Hess has sold its Norwegian oil and gas assets to Aker BP for $2billion.
The deal is the latest in a string of billion dollar sell-offs for the firm. Chief executive John Hess said it fell in line with the company’s bid to shrink its breakeven price. It now sits at $10boe.
“With the continued success of our asset sale program, we are focusing our portfolio on higher return assets and reducing our breakeven oil price,” Mr Hess said.
“Proceeds from these asset sales, along with cash on the balance sheet, will prefund development of our world class investment opportunity in offshore Guyana, where we have participated in one of the world’s largest oil discoveries of the past decade – positioning our company to deliver more than a decade of cash generative growth and significant value for our shareholders.”
Through the transaction, Aker BP becomes the sole owner of the Valhall and Hod fields, where the company is eyeing potential increased oil recovery and flank developments.
Aker BP CEO, Karl Johnny Hersvik, said: “Aker BP has a clear ambition to be the leading independent offshore E&P company. This transaction is an important step in that direction. Acquiring this portfolio gives Aker BP a deeper exposure to one of our core areas. Taking full ownership and control allows Aker BP to pursue upsides more aggressively. As the operator of the Valhall/Hod field, Aker BP knows the area very well.”
Following the transaction, Aker BP will own 100% of the Valhall and Hod fields. Aker BP will subsequently seek to sell or swap a minority interest in the fields to partners who want to work together with Aker BP to proactively target the upside potential in the area.
The Valhall field centre consists of six separate steel platforms for living quarters, drilling, production, water injection, and a combined process- and hotel platform. Two unmanned and remotely operated flank platforms (North and South) are located about 6 km north and south of the field centre. The Hod field is developed with an unmanned wellhead platform, located 13 km south of Valhall, and is remotely operated from the Valhall field centre. All wells on the Hod platform are currently shut-in and awaiting plugging and abandonment. The Hod reservoir is now being produced from wells drilled from the Valhall South Flank platform.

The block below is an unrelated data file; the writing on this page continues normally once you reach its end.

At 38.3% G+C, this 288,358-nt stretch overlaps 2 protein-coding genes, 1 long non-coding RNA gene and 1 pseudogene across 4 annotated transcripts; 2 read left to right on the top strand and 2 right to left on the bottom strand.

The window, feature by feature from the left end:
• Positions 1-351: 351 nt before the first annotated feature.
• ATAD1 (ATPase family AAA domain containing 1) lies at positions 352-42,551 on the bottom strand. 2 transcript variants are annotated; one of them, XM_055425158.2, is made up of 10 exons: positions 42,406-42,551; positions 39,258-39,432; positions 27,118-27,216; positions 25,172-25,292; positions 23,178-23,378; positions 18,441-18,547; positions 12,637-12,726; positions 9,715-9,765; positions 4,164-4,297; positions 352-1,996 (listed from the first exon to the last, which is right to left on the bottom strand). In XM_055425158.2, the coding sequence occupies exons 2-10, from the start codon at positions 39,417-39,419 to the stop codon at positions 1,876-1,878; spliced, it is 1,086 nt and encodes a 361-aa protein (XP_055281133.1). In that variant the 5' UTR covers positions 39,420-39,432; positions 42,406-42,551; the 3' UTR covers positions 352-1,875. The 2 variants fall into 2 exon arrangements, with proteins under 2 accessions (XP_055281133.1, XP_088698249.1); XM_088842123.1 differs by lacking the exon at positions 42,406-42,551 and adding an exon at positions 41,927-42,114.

Aker BP is planning to submit a Plan for Development and Operation for the Valhall Flank West project in late 2017, with estimated first oil in 2020. In addition, Aker BP is maturing a number of additional projects in the area, including the North and South Flank projects.
In January 2017, Valhall and Hod passed one billion barrels of oil equivalents produced, which is more than three times the volume expected at the opening of the field in 1982. The ambition is to produce a further 500 mmboe.
Hess Norge AS has 19 employees. The board of Hess Norge AS consists of Johan Nic Vold (chair), Anders Nymann, Brian Truelove, Martin Edwards, Helena Deal and Gerbert Schoonman. Martin Edwards is managing director.
Included in the transaction are proven and probable (2P) reserves of 150 million barrels of oil equivalent (mmboe) and best estimate 2C contingent resources of 195 mmboe, based on Aker BP’s own assessment per year-end 2016, of which 85 per cent is liquid. During the first nine months of 2017, Hess Norge’s share of production from the Valhall and Hod fields was approximately 24,000 barrels of oil equivalent per day (boepd).
The transaction is subject to customary conditions for completion, including approval by the Ministry of Oil and Energy, Ministry of Finance and relevant competition clearance. The effective date of the transaction will be 1 January 2017, and closing is expected by the end of 2017. A general meeting in Aker BP will be called to approve the issuance of new equity.
The Norway sell-off comes after Hess announced divestitures of its enhanced oil recovery assets in the Permian Basin and interests in Equatorial Guinea have captured approximately $3.25billion in cash proceeds year to date.
These reshaping moves including the planned sale of interests in Denmark will also extinguish approximately $3.2billion in future abandonment liabilities.
In addition, with a portion of these cash proceeds, Hess will reduce its debt by $500million in 2018. Together with the planned $150million annual cost reduction program, these actions are expected to reduce cash unit production costs by approximately 30%- to less than $10 per BOE – by 2020.
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